Robin Jones

Robin Jones

For the last five years, Robin Jones was the kitchen manager at ACCESS Soup Kitchen and Men’s Shelter in downtown Frankfort.

She coordinated the volunteers for the mission program and organized meal preparation daily for anywhere from 60 to 110 people, depending on the time of the month. 

More than that, Jones knew the people served by the facility and was always welcoming, former Executive Director Andrew Baker said.

Tuesday morning, Jones, 56, of Frankfort, was killed outside the shelter and kitchen on West Second Street. Police charged 39-year-old Clifton Sapp of Frankfort with murder. Police said the two were acquaintances but weren’t sure how well they knew each other.

A statement from the ACCESS board of directors said the two were friendly toward each other.

"The assailant was a client of the shelter and had been for several months," the statement said. "He had the same friendly exchanges with Robin that many of the men do, with her buying him cigarettes and him buying her Mountain Dews from time to time. This tragic incident came with no warning, no build-up of hostility or violence."  

According to Jones' Facebook page, she was from Frankfort and went to Franklin County High School and Kentucky State University. The board said she is survived by a sister and a son.

ACCESS Executive Director James Barnett said Jones worked as a volunteer and employee at the facility for more than a decade.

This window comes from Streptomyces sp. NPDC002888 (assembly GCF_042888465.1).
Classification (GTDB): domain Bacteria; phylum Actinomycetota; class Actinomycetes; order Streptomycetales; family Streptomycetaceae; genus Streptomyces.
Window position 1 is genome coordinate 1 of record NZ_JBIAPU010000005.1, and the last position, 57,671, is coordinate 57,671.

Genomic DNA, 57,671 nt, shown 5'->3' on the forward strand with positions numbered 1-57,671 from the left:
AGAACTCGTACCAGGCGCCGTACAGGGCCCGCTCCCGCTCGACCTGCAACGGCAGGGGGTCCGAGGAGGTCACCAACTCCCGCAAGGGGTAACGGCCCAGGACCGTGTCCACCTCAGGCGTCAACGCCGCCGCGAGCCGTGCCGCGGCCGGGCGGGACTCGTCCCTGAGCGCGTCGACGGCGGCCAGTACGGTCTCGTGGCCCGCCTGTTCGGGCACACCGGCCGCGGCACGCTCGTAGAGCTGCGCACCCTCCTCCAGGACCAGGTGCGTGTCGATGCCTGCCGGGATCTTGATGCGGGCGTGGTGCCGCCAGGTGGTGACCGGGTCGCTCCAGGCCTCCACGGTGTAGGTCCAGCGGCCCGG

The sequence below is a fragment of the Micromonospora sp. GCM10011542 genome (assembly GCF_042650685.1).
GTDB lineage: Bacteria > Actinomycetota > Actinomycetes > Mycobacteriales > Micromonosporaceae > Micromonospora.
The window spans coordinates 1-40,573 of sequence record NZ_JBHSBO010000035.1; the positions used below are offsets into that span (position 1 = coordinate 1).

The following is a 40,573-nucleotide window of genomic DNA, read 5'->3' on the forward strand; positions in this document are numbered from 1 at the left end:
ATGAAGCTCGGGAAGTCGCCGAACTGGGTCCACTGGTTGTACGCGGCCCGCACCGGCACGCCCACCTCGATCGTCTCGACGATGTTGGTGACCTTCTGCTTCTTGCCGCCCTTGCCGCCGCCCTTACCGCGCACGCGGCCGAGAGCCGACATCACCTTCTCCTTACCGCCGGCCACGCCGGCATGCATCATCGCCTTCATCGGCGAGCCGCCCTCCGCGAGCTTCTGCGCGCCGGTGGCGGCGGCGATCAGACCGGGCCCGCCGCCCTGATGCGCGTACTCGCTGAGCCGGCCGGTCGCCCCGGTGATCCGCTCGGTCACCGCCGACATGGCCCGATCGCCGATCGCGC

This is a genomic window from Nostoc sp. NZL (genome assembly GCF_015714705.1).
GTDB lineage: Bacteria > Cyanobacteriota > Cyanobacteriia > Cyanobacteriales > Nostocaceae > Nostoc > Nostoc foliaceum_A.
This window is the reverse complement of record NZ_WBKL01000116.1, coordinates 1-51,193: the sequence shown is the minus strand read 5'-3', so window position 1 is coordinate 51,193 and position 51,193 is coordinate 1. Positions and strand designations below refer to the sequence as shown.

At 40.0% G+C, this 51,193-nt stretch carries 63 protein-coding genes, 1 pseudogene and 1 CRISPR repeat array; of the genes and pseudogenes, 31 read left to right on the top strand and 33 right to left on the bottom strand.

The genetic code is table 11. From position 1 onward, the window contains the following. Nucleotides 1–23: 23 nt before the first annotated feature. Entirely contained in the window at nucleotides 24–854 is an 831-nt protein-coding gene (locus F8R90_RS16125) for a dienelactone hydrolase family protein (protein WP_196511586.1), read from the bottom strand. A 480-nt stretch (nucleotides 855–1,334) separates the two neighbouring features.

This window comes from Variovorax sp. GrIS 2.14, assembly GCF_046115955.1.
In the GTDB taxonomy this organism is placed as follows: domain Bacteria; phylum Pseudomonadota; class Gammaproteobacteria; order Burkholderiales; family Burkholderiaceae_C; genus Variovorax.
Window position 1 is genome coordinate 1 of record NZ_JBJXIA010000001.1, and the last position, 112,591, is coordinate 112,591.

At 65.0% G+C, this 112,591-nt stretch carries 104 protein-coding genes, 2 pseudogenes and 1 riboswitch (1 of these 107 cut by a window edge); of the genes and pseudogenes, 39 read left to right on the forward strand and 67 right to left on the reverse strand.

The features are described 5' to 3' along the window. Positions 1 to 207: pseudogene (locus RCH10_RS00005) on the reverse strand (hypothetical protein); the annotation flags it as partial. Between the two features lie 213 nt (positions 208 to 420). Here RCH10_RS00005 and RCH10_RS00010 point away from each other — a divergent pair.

“She was not just an employee, or someone who served a meal to the community; she was family to hundreds of people that came in to eat and men who stayed in the shelter,” Barnett wrote on the shelter’s Facebook page. “She didn't ask for awards, or publicity, or any recognition.

“She gave freely of herself to everyone no matter their background, only caring about how she could help them and improve their lives. I watched her take shoes off her feet and winter coats off her back and give them to people she had just met because they were in need. She showed God's love to everyone, through deeds and not words.”

A statement from the ACCESS board of directors said Jones was part of the organization for 12 years.

"Every day she helped dozens of the most vulnerable people in Frankfort and Franklin County," the statement read. "She was a friend to anyone who came into our facility. She had a huge heart, especially for children. Her presence undeniably made a difference as she exemplified the core of our mission every single day while adding her own personal touch of love, compassion and a listening ear. Needless to say, she was passionate about the work she did and because of such, many lives were impacted by her love."

Baker said one of her defining traits was knowing the people she helped.

“She was from the community in which we served,” Baker said. “She had some different things she had issues with, but she knew everyone who came to the kitchen for lunch.”

Baker said he hired Jones around 2015 to oversee the kitchen.

“She was a big part of that place,” he said. “She made things happen.”

“It’s more than a soup kitchen,” Baker said. “It’s more than a homeless shelter. It’s a place where community people can come and be with their people. That’s a community center."

Barnett said Jones set the example for how to serve and love people.

“As I sit here in tears, I promise that the way you touched lives, improved the world around you, we will follow your example and you will forever be remembered and be a light of love and goodness we will follow,” Barnett wrote. “I love you, I miss you and I am grateful God blessed me with the the short time we shared. I am a better person because you were in my life.”

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